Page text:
We’re trying to do things differently in worship on suitable occasions, and our morning service on 20 August saw us facing each other across the central aisle (an hommage to the World Cup perhaps?!) and using a dramatic dialogue to shed new light on the Gospel reading (Matthew 15:21–28).
Listen in to the Canaanite woman as she and her husband are discussing what happened:
Joel: I still can’t believe you did it.
Ruth: What else was I to do, Joel? Nothing else has worked.
Joel: But to be so blatant about it. So open.
Ruth: Joel, it’s our daughter. Do you understand that? Our daughter. And how long has she been sick? Five months? Six?
Joel: So that makes it okay to talk to a man in broad daylight? A man we know nothing about? Some wandering teacher.
Ruth: He has a name, Joel, as you well know.
Joel: Yes, yes, Jesus. And so you nag and pester him until you get what you want – is that it?
Ruth: What is your problem, Joel? Is it that I did it without asking you? Is it that I argued with him? Arguing with a man in front of everybody, in broad daylight. That would never do.
Joel: You should have known better.
Ruth: She’s cured isn’t she?
Joel: Well I can’t deny that. But that might have happened anyway.
Ruth: You don’t believe that.
Joel: It just makes us look so desperate.
Ruth: We are desperate, or at least we were. Now, praise God, everything seems to be all right.
Joel: I still don’t like it.
Ruth: Well, Joel, you can sulk all you want, but what’s done is done.
Joel: You argued with him.
Ruth: Yes, I argued with him, and I think he enjoyed it.
Joel: What do you mean, ‘enjoyed it’?
Ruth: Well think about it. Perhaps he wanted me to fight back. Perhaps he wanted to see how far I was prepared to go, how much I felt it.
Joel: He got more than he bargained for with you.
Ruth: Joel, you know me. I speak my mind. Always have, always will. And when he made that comment about dogs, well I just saw red. I couldn’t help it.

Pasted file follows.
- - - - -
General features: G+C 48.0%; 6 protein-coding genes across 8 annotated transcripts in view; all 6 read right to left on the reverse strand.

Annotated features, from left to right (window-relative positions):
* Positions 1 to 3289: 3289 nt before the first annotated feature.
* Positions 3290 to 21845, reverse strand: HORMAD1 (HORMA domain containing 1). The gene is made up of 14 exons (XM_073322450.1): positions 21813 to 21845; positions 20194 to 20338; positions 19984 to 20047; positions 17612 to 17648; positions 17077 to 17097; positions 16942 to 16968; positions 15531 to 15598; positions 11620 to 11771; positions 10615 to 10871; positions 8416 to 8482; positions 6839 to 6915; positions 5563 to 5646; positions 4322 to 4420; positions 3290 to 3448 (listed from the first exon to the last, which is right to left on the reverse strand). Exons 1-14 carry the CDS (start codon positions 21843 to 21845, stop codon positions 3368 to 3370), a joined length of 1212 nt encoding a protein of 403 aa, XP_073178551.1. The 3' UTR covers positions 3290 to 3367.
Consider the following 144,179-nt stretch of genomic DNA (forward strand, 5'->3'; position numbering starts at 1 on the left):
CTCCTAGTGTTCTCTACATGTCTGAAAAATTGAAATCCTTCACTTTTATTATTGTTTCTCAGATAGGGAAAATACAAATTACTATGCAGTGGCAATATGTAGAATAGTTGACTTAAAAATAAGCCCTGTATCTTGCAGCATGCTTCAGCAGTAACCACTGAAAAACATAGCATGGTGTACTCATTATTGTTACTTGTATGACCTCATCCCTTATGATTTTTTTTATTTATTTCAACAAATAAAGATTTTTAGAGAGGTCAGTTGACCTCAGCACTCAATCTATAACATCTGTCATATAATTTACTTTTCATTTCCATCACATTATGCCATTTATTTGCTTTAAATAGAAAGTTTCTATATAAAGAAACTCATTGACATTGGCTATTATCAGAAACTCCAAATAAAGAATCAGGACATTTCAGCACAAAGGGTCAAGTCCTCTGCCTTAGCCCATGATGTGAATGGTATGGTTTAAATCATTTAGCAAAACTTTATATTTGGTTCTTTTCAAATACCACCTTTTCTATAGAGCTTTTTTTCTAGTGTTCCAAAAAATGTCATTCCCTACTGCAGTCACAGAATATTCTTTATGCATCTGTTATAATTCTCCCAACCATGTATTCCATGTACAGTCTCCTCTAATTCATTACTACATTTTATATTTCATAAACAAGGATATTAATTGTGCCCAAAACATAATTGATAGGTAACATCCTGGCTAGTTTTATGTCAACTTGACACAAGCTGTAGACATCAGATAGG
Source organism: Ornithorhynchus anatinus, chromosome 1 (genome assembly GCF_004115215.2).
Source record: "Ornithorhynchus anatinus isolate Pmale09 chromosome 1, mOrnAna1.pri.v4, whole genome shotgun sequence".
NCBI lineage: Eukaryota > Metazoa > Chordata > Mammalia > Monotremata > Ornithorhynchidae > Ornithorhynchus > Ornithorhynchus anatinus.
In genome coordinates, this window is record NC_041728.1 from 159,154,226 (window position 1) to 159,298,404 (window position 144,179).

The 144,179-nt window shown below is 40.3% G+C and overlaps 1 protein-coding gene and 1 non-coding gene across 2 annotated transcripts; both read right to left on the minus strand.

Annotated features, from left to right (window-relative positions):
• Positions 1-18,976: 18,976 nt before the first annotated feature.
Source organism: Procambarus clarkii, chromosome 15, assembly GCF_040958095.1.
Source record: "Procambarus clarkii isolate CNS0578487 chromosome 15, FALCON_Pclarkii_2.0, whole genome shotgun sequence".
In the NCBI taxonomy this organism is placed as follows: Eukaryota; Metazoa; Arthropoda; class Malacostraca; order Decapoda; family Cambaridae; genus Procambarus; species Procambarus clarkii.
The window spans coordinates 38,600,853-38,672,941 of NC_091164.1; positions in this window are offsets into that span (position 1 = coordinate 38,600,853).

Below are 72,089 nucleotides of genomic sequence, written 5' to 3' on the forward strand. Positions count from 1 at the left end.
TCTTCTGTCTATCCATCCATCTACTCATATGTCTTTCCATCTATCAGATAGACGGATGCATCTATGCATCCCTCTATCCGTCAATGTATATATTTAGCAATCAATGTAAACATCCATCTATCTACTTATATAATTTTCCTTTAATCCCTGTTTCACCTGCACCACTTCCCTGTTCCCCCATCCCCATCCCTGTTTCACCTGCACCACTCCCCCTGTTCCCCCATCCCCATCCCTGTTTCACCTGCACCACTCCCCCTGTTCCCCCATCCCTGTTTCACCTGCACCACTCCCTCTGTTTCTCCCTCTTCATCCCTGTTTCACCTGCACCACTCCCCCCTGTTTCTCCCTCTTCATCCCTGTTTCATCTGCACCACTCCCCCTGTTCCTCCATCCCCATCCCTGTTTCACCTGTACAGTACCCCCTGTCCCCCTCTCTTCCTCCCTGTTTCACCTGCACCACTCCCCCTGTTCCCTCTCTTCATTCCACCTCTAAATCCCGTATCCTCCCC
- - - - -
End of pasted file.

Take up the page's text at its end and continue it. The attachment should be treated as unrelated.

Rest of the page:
Joel: I guess he deserved what he got.
Ruth: Once I get the bit between my teeth, I’m off.
Joel: To be honest you scare me sometimes.
Ruth: Not half as much as I scare myself. I think he really wanted to see how much this mattered to me. How much I believed that he could do something about it. And once he saw that, things changed.
Joel: He’s certainly a strange one.
Ruth: But the funny thing is, I never felt he was being cruel to me. In fact I’m pretty sure he wanted to help.
Joel: Look, Ruth, about what I said earlier. I didn’t mean to be unkind. The truth is I’m proud of you. Scared but proud.
Ruth: I’m just glad we’ve got our daughter back.
Joel: How is she?
Ruth: Sitting up in bed, demanding something to drink – just like always.
In our reading and drama today we hear about a woman who belongs to a country that was the traditional enemy of God’s ways, but is commended by Jesus for her remarkable faith, which touches his heart and impresses him. This is in sharp contrast to the ‘experts’, the Pharisees, who see Jesus at work and hear his teaching, but are still blinded to the truth. Not only does their tunnel–vision make it unlikely they will ever relate to anything Jesus says, but it also creates obstacles to other people coming to faith. It is that aspect which disturbs Jesus so much – self-righteousness, self-sufficiency and cynicism are excellent for putting out flickering flames of faith.
We see a mother who is desperate for her daughter to be healed, and her perseverance, trust and hope in the face of opposition –the disciples showed no compassion, and wanted to be rid of this woman because she was bothering Jesus with her persistent begging.
How much faith we really have in God will be shown not by what we say or claim but by the way we respond and act.
Our dramatic dialogue is one of a set devised by Paul S. Glass, and found in Volume 9 (ISBN 978-0716205678) of the 10-volume Companion to the Revised Common Lectionary. [The publisher was Epworth Press, an imprint of Methodist Publishing, named after Epworth in Lincolnshire, the birthplace of John and Charles Wesley] All are out of print, but second-hand copies can usually be located, and many of the volumes will be of interest: search at this link.
Our image is Christ and the Canaanite Woman (1594–1595) by Annibale Carracci, Bolognese painter (1560–1609): Public domain, via Wikimedia Commons. Did you notice the wee dog?